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  • Maggie Wallem Rowe

How Do You Find Peace When Your Family is Fractured?



In this week’s letter-post: 

-       Setting boundaries—When no is the right (and wrong) answer to family issues

-       Winner of the travel cosmetics organizer (5/14 post)

-       My first social media post ever to go viral

 

Hi friends!

 

It happened a week ago on a Friday night. I was only parked on Main Street for a little over an hour. What could possibly go wrong in such a short time?

 

Yet when I pulled out into the line of cars, my stomach dropped as low as my right front tire did when it picked up an unwelcome hitchhiker—a nail driven right through the tread. Riding on the rim, I crept along the busy thoroughfare until I could round the corner and pull into the empty driveway of a bank closed for the weekend.

 

Women Skilled at Changing Tires, I salute you.  My tire had been powered into place by a service station’s hydraulic impact wrench, and these puny arms were no match for it.

 

Staring forlornly at the pancaked tire, I pondered my options. I didn’t immediately notice the two tattooed young men who had pulled off the street after me. Were they approaching to help or to harm? Who were these strangers, and what were their intentions? What kind of mamas had raised these boys?

_____________________

 

In the opening line of his novel Anna Karenina, Leo Tolstoy famously wrote: “Happy families are all alike; every unhappy family is unhappy in its own way.”

 

In the past several months, I’ve been privileged to come alongside women in Norway as well as the U.S. who are embroiled in family fractures not of their own making.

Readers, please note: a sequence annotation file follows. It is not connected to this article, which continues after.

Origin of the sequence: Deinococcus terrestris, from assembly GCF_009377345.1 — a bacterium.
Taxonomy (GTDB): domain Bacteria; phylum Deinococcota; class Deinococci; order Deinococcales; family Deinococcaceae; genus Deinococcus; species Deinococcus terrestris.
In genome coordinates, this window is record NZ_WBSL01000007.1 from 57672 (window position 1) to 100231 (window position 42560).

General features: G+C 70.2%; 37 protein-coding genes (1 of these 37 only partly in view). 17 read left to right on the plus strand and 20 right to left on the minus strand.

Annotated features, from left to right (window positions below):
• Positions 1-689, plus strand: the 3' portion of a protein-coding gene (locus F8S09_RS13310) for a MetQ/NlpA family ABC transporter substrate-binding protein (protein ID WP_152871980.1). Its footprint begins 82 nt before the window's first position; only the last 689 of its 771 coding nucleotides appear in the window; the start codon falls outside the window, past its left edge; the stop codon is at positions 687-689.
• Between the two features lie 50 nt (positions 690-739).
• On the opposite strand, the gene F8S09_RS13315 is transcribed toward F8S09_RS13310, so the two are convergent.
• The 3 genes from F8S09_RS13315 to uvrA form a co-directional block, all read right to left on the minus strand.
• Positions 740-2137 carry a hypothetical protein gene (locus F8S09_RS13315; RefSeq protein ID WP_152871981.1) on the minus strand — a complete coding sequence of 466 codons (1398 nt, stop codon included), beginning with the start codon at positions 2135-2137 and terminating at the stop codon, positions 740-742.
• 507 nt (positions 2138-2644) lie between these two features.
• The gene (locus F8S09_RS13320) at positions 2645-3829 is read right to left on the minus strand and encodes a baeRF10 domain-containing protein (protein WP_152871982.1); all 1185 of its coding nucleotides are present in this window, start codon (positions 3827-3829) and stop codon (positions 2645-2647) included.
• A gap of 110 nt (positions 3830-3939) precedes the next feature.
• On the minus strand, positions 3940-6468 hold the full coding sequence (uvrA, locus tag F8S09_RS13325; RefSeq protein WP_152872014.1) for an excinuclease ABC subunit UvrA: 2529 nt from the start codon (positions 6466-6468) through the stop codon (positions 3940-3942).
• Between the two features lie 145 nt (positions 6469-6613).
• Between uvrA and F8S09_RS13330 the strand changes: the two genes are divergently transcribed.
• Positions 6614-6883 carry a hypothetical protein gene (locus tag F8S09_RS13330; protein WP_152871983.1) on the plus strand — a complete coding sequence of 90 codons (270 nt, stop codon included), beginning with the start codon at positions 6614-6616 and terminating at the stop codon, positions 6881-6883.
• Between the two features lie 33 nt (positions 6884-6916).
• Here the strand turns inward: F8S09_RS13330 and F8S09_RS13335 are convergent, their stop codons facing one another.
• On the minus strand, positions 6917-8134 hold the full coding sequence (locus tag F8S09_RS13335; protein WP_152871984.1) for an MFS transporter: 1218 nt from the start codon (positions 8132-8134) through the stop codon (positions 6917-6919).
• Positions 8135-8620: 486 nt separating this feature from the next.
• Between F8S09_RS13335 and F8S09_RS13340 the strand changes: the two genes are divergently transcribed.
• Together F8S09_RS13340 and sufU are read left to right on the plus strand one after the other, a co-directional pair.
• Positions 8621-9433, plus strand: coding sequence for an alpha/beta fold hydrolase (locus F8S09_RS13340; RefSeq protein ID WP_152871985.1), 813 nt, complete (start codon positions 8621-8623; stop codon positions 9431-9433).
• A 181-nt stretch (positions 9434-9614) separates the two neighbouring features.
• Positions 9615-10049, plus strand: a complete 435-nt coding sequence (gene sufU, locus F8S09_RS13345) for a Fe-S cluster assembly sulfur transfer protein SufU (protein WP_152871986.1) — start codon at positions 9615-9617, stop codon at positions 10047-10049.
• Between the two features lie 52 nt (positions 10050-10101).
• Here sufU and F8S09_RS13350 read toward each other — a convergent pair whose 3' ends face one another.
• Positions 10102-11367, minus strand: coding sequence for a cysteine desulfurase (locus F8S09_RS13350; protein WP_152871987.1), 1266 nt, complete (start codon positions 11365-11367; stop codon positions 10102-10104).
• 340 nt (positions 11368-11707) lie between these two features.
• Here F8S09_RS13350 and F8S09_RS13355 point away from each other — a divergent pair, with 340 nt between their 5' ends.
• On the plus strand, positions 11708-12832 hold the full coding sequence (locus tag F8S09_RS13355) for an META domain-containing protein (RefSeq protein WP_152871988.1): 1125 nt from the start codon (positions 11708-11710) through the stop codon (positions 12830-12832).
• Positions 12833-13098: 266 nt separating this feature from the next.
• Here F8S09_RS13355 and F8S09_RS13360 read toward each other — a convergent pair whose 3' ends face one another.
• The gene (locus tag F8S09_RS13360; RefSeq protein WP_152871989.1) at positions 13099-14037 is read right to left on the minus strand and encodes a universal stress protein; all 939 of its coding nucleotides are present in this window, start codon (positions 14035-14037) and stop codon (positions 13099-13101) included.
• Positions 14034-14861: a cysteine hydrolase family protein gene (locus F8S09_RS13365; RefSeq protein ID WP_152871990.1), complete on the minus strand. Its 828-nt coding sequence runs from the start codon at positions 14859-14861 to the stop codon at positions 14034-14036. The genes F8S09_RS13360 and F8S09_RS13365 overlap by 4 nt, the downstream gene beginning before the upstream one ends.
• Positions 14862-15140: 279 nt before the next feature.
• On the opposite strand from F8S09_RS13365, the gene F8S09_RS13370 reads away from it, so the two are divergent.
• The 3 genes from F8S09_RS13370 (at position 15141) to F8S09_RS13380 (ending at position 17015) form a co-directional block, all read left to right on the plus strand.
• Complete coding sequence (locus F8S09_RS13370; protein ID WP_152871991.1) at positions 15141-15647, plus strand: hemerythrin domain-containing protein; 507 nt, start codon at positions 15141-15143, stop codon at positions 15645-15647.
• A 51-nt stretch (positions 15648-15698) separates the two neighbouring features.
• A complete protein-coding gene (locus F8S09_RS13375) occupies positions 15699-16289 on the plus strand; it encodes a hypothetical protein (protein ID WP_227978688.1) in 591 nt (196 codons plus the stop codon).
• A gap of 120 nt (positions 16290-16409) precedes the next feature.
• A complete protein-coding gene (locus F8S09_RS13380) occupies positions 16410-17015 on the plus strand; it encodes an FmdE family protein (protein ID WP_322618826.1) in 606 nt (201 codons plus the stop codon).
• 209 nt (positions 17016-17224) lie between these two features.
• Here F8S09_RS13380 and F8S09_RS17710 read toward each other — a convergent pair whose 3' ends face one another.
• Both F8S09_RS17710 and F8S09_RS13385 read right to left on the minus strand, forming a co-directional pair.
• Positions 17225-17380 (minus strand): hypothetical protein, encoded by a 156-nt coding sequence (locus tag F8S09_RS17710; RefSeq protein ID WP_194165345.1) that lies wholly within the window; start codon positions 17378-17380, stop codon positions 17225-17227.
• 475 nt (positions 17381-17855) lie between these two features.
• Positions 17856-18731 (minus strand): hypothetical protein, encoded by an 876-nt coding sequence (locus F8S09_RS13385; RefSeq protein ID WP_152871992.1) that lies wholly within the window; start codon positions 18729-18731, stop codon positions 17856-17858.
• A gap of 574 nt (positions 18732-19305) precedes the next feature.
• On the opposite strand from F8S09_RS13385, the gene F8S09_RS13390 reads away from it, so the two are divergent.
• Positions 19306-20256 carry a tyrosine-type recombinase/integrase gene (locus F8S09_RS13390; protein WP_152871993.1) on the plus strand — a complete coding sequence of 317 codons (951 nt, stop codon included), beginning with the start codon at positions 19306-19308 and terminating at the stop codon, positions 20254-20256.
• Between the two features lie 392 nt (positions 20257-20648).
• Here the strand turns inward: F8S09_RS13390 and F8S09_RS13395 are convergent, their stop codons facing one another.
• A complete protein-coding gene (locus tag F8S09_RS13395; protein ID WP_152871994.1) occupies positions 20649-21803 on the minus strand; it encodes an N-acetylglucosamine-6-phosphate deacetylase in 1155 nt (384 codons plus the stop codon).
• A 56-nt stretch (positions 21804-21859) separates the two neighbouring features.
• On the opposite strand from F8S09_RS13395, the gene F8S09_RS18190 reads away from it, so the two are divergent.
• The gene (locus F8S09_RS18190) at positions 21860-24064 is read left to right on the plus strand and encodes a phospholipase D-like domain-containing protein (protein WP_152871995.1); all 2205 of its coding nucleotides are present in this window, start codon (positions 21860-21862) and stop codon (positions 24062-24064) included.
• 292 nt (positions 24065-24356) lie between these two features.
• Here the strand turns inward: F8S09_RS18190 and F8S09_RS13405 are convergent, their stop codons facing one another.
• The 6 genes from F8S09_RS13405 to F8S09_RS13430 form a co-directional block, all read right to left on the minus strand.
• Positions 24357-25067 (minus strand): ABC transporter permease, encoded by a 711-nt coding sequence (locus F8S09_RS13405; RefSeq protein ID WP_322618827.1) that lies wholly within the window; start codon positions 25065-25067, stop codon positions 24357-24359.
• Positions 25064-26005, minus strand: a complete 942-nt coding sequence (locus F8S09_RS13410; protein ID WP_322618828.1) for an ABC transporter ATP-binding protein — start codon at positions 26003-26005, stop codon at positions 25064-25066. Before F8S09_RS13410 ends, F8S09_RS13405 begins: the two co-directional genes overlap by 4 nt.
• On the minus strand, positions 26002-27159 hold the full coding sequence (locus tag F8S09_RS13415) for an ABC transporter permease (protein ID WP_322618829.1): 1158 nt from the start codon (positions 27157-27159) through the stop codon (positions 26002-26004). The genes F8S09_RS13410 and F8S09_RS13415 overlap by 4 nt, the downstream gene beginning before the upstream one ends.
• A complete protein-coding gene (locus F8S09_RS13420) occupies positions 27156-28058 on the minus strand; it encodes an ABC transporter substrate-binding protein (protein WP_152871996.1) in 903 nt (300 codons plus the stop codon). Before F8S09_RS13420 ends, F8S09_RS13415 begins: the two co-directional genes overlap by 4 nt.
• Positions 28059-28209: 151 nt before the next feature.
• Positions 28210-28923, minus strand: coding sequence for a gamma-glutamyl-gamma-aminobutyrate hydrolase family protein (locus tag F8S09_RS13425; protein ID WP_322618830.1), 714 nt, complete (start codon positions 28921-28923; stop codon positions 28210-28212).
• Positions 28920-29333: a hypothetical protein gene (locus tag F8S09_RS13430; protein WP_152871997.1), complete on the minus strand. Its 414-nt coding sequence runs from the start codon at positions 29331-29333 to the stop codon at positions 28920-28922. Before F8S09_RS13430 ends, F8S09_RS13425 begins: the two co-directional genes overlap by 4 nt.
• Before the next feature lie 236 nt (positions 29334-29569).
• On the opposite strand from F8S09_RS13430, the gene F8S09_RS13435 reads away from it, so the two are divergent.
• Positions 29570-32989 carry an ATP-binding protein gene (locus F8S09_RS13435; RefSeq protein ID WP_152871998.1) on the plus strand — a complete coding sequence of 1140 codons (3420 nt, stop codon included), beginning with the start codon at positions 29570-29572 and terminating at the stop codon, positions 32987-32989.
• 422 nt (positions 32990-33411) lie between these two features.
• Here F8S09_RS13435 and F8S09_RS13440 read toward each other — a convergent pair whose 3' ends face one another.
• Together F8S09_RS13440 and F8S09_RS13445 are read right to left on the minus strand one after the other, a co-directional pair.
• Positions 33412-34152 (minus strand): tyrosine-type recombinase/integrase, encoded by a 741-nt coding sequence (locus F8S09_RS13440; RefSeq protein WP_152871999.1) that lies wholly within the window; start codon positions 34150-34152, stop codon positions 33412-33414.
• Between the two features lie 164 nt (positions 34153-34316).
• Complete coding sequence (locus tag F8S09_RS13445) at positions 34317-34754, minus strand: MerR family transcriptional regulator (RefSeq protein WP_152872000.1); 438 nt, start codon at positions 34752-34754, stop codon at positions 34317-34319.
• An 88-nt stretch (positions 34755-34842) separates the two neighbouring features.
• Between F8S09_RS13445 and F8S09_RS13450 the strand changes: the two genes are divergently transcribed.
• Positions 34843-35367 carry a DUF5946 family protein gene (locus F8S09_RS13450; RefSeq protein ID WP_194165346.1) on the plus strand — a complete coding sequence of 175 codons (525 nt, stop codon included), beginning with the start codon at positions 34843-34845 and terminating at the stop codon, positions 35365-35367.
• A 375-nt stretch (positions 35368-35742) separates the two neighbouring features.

I’ve prayed with women lamenting sons repeatedly incarcerated for the same offense, and mothers fighting for custody of their children.

 

I’ve listened to women who have finally broken free from abusive relationships, and others still fighting to find a way out.

 

I’ve wept with friends whose children –raised with unconditional love—are now imposing conditions on their own parents if they are to be in relationship with one another again.

 

Yes, there certainly are happy families, but the needs of fractured families weigh heavily on a pastor’s household. We want to help and to heal, yet often we can only hold others as they weep.  We watch and pray with them while longing for the day of restoration.

 

My wise friend Barb Roose, a gifted author and Bible teacher, is no stranger when it comes to dealing with challenging family dynamics. She recently explained the difference between helping someone out and trying to handle things for them:

“Helping is lending assistance but not being responsible. Handling is taking responsibility. You lose your peace when you handle (or enable) where you should only be helping. This requires discernment in prayer and a willingness to trust God when you have to step back and let people who should be responsible for themselves take responsibility.” Barb Roose

When it comes to responding to a family member’s request (or demand) for agreement or assistance, how do you set appropriate boundaries? How do you determine when no is the right – or wrong – answer?

 

 Certified therapist Jana Richardson, MA, LPC, EMDR offers some guidelines.

 

No is the right answer when saying yes would encourage or enable anything evil.

 

No is the right answer when our health or well-being is threatened by a controlling or manipulative person.

 

No is the right answer when we are returning to an old strategy that has never helped in the past.

 

No is the right answer when we are staying in an unhealthy pattern in order to stay in a relationship.

 

No is the right answer when we may be jeopardized in any way.

 

No is the right answer when we are only saying yes to please someone.

 

And . . .

 

No is the wrong answer when we are avoiding conflict.

 

No is the wrong answer when it is manipulative, punitive, or simply mean to another person.